The number of alleles per locus (A), observed heterozygosity (HO), and expected heterozygosity (HE) were calculated to quantify genetic variation and connectivity in the Korean and Japanese populations. The significant deviation from Hardy-Weinberg equilibrium over all loci was tested by randomization using the FSTAT software (Goudet, 1995). Significance levels were adjusted using Bonferroni correction for multiple tests. Principal coordinate analysis (PCO) was also performed to evaluate genetic relationships among genotypes detected from Korean and Japanese populations using GenAlEx ver. 6.5(Peakall and Smouse, 2012).

Results and Discussion

Population status

The only wild population we recorded in this study occurred in the only previously known site (Standard coordinate:33 o22′017″N, 126 o38′027″E) in Jeju Island; we did not record any new locations for Korean H. leuteovenosa. The only Korean population located in the broad-leaved deciduous forest valley dominated by Quercus serrata Murray, Carpinus laxiflora (Siebold & Zucc.) Blume, and Sasa palmata (Bean) E. G. Camus. Currently, the main threats to the wild population of Korean H. luteovenosa are (1) its small population size, consisting of 285 individuals (distribution area is ca. 5m × 64m)(Fig. 2), and (2) relatively small physical sizes of plants compared with plants in the larger Japanese population (Fig. 3). This small biological fitness can be affected by its relatively younger ages of plants compared to the Japanese population. However, it also might be influenced by negative genetic effects on population quality or inappropriate habitat environment.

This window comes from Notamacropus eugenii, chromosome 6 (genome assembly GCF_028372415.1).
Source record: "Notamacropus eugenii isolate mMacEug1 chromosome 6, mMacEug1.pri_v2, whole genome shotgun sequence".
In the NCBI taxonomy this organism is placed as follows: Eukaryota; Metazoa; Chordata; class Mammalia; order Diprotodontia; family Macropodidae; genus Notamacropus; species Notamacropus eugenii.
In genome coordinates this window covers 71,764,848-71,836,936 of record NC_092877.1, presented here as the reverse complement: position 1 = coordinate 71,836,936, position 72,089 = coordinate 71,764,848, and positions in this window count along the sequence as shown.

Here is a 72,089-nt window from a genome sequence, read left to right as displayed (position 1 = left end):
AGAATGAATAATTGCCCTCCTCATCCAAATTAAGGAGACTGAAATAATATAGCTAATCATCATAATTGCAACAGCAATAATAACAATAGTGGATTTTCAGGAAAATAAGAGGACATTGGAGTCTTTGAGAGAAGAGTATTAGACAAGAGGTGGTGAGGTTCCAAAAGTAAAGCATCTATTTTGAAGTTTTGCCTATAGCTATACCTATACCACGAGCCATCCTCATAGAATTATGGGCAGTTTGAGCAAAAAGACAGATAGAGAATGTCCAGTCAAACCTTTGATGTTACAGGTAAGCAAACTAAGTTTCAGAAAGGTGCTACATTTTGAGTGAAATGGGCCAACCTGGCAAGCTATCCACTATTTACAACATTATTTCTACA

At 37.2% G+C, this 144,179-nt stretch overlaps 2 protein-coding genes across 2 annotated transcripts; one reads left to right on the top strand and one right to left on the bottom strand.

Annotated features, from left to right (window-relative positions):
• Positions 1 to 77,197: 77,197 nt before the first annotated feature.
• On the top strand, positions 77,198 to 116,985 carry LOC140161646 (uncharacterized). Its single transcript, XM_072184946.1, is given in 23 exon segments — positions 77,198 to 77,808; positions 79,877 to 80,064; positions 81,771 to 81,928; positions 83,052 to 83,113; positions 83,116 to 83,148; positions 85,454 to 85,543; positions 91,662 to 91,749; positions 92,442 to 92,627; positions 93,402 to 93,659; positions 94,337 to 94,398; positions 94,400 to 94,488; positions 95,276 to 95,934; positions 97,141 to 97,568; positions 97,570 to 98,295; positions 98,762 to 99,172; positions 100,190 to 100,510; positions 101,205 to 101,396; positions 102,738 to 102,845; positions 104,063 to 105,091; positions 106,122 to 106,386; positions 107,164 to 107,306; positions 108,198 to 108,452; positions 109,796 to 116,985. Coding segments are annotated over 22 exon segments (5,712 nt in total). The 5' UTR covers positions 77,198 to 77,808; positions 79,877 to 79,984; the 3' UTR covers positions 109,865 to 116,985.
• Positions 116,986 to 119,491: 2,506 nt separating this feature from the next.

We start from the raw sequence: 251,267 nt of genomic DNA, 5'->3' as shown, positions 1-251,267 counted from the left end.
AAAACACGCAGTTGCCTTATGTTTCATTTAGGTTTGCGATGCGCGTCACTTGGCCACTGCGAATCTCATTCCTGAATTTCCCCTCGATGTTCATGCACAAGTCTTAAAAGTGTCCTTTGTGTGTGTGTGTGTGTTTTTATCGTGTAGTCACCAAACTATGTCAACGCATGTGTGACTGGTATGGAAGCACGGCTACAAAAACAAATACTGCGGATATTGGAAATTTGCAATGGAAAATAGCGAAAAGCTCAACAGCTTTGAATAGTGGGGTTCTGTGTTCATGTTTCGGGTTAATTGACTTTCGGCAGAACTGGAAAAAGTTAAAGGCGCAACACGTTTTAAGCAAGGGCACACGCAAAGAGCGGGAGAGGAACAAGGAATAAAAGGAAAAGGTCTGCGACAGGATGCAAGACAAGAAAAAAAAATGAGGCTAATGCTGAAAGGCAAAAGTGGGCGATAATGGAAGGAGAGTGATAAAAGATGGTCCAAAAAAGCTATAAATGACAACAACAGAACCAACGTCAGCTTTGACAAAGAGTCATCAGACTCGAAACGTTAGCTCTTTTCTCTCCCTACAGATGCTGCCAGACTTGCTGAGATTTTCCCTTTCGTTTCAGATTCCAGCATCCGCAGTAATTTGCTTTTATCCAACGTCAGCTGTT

Fig. 2.
Spatial distribution of all individuals with each genotype for Korean Hydrangea luteovenosa located on Jeju Island (standard coordinate: 33o22′017″N, 126o38′027 ″E) in 2011.
kjpt-47-1-1f2.tif
Fig. 3.
Individual size plots of Hydrangea luteovenosa in Jeju (Korea) and Hyogo (Japan) populations. Individual size information (measured by maximum length of shoot) was divided into 29 categories and the graph shows the percentage of each category in the two populations.
kjpt-47-1-1f3.tif

Genetic status